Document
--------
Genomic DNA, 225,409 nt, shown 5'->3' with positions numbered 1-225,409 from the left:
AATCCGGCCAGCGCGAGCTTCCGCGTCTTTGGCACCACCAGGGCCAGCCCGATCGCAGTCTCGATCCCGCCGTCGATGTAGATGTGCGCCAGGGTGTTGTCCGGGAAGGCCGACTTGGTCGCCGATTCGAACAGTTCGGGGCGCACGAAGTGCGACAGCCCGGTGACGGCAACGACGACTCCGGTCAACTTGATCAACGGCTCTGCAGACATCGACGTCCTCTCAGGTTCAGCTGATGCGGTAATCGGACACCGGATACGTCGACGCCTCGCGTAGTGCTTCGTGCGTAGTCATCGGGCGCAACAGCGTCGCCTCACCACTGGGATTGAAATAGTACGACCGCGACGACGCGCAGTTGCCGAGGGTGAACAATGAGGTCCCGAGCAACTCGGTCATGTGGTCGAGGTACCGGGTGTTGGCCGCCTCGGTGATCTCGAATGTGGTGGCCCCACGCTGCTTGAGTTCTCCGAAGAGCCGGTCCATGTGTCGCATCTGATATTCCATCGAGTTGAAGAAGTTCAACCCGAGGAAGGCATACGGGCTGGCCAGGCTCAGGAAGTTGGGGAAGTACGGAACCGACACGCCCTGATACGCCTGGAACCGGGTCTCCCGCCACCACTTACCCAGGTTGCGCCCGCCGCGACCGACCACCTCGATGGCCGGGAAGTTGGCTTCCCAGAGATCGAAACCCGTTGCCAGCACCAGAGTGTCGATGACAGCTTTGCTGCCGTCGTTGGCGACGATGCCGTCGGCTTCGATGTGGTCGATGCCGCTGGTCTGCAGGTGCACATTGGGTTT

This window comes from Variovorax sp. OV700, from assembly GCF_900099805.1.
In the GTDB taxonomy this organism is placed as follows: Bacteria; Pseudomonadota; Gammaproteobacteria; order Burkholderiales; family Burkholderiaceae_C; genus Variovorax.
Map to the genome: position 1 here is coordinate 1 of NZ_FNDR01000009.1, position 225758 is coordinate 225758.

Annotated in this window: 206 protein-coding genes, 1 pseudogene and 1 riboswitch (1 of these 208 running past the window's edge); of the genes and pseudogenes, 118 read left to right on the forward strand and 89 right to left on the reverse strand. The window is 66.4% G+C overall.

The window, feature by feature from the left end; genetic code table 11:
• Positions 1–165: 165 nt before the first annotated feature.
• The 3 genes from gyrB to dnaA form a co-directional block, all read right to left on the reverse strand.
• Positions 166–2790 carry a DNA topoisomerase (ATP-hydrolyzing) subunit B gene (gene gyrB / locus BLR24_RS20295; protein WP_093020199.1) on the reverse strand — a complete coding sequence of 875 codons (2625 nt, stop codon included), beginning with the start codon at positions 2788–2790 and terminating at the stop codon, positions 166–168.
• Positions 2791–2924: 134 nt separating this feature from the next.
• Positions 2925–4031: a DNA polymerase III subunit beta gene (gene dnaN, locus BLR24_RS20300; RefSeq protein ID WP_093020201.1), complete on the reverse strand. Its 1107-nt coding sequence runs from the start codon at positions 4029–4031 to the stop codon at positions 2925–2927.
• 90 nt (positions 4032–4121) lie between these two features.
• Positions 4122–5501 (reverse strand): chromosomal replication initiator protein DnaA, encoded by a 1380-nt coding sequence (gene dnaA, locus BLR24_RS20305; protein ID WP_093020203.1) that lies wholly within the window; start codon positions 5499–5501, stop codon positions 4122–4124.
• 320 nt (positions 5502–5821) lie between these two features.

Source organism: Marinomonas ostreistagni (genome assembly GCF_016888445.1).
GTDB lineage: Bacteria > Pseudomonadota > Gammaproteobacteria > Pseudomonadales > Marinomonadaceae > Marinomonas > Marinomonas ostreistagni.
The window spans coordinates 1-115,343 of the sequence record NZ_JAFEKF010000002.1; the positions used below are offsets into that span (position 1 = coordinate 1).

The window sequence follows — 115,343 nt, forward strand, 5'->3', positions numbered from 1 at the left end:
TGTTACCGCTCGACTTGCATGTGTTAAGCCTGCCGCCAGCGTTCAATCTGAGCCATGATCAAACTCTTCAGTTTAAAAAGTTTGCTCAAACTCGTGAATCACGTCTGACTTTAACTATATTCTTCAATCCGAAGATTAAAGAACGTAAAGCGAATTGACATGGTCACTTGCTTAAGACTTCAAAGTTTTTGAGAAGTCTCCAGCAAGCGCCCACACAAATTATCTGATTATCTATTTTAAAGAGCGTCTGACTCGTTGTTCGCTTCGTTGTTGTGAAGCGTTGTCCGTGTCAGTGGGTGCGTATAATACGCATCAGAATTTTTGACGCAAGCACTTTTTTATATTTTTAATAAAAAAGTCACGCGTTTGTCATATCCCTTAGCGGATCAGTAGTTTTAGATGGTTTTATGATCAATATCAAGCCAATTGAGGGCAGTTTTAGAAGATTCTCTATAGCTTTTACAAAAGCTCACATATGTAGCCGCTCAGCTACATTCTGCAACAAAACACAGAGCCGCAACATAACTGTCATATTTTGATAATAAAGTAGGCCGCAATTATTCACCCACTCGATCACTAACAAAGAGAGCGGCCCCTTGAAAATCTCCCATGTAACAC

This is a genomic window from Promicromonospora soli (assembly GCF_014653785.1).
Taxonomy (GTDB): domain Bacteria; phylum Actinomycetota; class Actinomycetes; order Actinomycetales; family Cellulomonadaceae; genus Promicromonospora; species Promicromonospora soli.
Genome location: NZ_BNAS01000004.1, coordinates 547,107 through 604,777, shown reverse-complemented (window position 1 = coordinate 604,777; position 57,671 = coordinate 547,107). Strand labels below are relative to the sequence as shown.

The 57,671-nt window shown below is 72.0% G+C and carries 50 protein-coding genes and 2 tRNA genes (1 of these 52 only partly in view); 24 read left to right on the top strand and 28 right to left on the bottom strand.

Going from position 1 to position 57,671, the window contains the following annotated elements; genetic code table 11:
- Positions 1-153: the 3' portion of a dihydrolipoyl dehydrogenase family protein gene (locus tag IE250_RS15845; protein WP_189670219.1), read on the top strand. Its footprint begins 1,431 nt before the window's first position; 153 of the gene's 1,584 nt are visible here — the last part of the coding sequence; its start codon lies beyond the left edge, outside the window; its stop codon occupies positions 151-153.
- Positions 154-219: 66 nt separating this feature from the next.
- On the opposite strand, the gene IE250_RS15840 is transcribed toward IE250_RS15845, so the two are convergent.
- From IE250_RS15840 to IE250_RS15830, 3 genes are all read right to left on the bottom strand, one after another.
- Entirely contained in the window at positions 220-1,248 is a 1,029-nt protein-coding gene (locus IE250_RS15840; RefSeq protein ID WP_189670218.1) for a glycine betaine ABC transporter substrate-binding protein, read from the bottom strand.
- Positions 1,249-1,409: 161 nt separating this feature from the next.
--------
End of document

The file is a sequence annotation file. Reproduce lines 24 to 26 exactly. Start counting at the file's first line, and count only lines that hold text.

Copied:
The 57,671-nt window shown below is 72.0% G+C and carries 50 protein-coding genes and 2 tRNA genes (1 of these 52 only partly in view); 24 read left to right on the top strand and 28 right to left on the bottom strand.

Going from position 1 to position 57,671, the window contains the following annotated elements; genetic code table 11:
- Positions 1-153: the 3' portion of a dihydrolipoyl dehydrogenase family protein gene (locus tag IE250_RS15845; protein WP_189670219.1), read on the top strand. Its footprint begins 1,431 nt before the window's first position; 153 of the gene's 1,584 nt are visible here — the last part of the coding sequence; its start codon lies beyond the left edge, outside the window; its stop codon occupies positions 151-153.